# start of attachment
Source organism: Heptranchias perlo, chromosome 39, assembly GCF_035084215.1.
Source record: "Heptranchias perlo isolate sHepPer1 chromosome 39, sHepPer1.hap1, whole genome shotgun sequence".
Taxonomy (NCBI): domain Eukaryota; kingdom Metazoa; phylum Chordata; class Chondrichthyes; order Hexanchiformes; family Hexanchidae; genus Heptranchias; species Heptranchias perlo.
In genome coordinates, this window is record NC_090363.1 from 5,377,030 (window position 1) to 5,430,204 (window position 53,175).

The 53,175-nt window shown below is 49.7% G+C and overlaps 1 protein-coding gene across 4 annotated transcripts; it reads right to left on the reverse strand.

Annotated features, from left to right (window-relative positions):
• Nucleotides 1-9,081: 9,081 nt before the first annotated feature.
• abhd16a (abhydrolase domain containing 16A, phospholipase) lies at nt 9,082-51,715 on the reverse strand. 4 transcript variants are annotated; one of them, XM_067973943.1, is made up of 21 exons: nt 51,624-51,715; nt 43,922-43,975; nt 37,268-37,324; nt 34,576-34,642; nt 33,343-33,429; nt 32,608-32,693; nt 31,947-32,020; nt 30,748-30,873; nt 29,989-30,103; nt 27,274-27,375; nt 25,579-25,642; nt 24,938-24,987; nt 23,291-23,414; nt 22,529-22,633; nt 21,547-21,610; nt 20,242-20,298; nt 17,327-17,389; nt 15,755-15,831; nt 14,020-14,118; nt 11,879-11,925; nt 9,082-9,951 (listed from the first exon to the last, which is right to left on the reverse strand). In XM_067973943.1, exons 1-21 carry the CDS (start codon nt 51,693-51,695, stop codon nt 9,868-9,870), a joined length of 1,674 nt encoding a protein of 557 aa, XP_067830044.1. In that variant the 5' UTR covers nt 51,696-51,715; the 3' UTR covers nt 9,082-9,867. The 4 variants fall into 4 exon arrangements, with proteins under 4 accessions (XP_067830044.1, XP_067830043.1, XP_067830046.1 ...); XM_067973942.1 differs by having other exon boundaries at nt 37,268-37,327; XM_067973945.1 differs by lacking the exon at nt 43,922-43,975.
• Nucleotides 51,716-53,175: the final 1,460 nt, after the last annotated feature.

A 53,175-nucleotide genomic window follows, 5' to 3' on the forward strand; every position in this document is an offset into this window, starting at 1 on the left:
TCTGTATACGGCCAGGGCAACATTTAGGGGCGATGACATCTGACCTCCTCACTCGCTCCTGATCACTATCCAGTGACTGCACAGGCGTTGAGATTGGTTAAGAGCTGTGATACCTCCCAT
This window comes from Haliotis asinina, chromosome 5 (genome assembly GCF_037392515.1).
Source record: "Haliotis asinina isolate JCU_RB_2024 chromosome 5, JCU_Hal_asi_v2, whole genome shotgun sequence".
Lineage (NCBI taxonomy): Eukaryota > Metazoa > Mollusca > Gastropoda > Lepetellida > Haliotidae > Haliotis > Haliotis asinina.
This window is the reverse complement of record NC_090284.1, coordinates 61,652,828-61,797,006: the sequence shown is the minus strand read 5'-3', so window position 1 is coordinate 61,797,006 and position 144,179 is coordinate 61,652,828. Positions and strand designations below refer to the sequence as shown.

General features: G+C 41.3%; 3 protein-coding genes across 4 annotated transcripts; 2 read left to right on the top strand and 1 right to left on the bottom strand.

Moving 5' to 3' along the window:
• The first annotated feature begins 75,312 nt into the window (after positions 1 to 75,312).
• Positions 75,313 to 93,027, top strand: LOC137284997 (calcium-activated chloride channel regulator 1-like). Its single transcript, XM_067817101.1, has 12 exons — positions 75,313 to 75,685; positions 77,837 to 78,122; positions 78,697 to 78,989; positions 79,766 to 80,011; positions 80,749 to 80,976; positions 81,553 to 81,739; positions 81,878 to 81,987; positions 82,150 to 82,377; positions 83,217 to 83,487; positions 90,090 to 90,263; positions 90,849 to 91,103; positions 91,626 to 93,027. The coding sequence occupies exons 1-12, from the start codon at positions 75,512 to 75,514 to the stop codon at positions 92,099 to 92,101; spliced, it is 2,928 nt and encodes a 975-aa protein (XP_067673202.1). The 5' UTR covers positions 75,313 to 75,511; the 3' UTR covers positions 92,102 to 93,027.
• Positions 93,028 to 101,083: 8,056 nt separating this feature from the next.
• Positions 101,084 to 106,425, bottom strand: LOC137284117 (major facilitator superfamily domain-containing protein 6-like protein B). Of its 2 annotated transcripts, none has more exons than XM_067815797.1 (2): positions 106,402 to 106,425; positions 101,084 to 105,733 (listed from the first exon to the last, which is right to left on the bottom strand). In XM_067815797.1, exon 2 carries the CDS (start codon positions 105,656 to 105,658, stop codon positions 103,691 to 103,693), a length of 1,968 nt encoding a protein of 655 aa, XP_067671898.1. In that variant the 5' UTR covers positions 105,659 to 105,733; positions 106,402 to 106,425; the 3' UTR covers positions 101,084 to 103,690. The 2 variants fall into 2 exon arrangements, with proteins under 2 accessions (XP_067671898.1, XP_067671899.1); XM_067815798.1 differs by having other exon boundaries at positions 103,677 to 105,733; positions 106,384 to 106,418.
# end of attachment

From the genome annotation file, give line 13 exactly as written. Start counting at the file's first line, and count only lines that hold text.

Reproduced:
Source record: "Haliotis asinina isolate JCU_RB_2024 chromosome 5, JCU_Hal_asi_v2, whole genome shotgun sequence".